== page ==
Unless you have just returned from a hermitage, you have heard of the recent and ongoing Planned Parenthood scandal.  A group of pro-life activists called the Center for Medical Progress(CMP) has begun releasing a series of undercover videos which demonstrate Planned Parenthood employees haggling over prices for the body parts of aborted children.  This, of course, has thrown fuel onto the fire of the abortion debate which has been raging since Roe vs. Wade.  Abortion supporters are tripping over themselves, offering everything from excuses to flat out denial.  But whether they are sticking their heads in the sand or reasoning that the babies are going to be aborted anyway so we might as well make good use of the scraps, it all misses the point by a mile.  The only people shocked by the revelation that Planned Parenthood sells the dismembered remains of the babies it kills are people who were convinced until now that abortion didn't actually kill babies.  Before being forced to look at a lab technician sifting through a bloody pile of arms, legs, liver, and brain some could snuggle up to the euphemism of "terminating a pregnancy" and continue parroting the nonsensical verbiage Planned Parenthood relies on for its existence.  Those of us in the pro-life camp have been busy dragging the truth out into the light of day while hoping and praying America will wake up from its coma.  The fact that Planned Parenthood sells baby parts is merely an opportunity to help people snap out of it.  Yes abortion is legal, and no, selling body parts is not, but again, this is not the point.  If anyone has broken the law, and anyone thinking clearly can see they have, they should be brought to justice of course.  But, the response to this scandal is not, "Planned Parenthood sells the body parts of the babies it aborts?  That's wrong!  Abortion is one thing, but selling the products of it is just going too far!"  No, America.  The response is, "Dear God!  Abortion is the murder of innocent children, and we have to stop it!"  So if you are one of the people waking up from your long slumber, I invite you to rub your eyes and read on before you start feeling sleepy again.  It's not going to be pretty, but it will be the truth.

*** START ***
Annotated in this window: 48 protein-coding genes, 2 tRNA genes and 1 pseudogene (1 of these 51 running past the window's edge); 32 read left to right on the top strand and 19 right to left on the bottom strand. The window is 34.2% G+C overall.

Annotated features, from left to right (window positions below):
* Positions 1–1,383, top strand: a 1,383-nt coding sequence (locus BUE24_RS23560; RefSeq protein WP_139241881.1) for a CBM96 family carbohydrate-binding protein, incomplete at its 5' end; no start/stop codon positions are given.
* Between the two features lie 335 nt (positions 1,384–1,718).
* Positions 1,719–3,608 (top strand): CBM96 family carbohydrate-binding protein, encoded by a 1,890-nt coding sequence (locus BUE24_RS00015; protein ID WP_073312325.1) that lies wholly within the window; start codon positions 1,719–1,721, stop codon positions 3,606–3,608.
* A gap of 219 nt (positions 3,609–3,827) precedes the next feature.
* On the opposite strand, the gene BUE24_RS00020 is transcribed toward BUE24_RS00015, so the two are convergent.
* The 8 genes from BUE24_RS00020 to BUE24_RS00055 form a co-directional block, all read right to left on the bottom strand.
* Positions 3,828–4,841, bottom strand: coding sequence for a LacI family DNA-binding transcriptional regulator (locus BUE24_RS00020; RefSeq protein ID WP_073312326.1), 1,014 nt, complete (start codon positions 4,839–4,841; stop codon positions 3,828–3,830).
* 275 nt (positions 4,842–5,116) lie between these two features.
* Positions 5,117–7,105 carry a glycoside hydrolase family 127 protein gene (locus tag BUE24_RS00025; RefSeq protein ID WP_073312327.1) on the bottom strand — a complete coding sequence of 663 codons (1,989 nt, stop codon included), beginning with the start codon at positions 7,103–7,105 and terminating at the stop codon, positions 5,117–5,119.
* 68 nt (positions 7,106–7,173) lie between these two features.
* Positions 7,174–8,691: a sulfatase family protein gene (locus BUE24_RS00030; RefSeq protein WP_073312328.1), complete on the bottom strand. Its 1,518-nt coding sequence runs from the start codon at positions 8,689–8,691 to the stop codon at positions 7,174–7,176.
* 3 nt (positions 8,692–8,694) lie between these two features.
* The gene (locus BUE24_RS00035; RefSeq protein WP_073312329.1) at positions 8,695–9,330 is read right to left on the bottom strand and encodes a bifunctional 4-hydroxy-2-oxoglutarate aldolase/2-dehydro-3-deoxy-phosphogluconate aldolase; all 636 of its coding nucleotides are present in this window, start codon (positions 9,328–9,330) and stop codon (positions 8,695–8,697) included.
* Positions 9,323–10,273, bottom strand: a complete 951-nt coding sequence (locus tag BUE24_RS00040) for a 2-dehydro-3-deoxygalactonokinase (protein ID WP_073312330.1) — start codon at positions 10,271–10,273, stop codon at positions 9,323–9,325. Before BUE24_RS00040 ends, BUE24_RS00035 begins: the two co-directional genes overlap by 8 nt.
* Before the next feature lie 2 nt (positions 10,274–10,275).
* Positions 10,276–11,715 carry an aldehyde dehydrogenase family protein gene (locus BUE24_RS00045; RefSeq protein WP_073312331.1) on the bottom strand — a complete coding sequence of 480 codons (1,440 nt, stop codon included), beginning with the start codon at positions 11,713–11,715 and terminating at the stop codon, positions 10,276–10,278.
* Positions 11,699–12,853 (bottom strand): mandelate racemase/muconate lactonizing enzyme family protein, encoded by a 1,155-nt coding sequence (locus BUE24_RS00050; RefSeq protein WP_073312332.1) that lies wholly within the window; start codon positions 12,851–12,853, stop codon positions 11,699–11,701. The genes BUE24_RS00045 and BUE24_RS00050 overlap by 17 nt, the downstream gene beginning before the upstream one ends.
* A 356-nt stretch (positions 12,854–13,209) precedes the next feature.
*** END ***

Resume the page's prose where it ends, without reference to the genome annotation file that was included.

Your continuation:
Revelation of Truth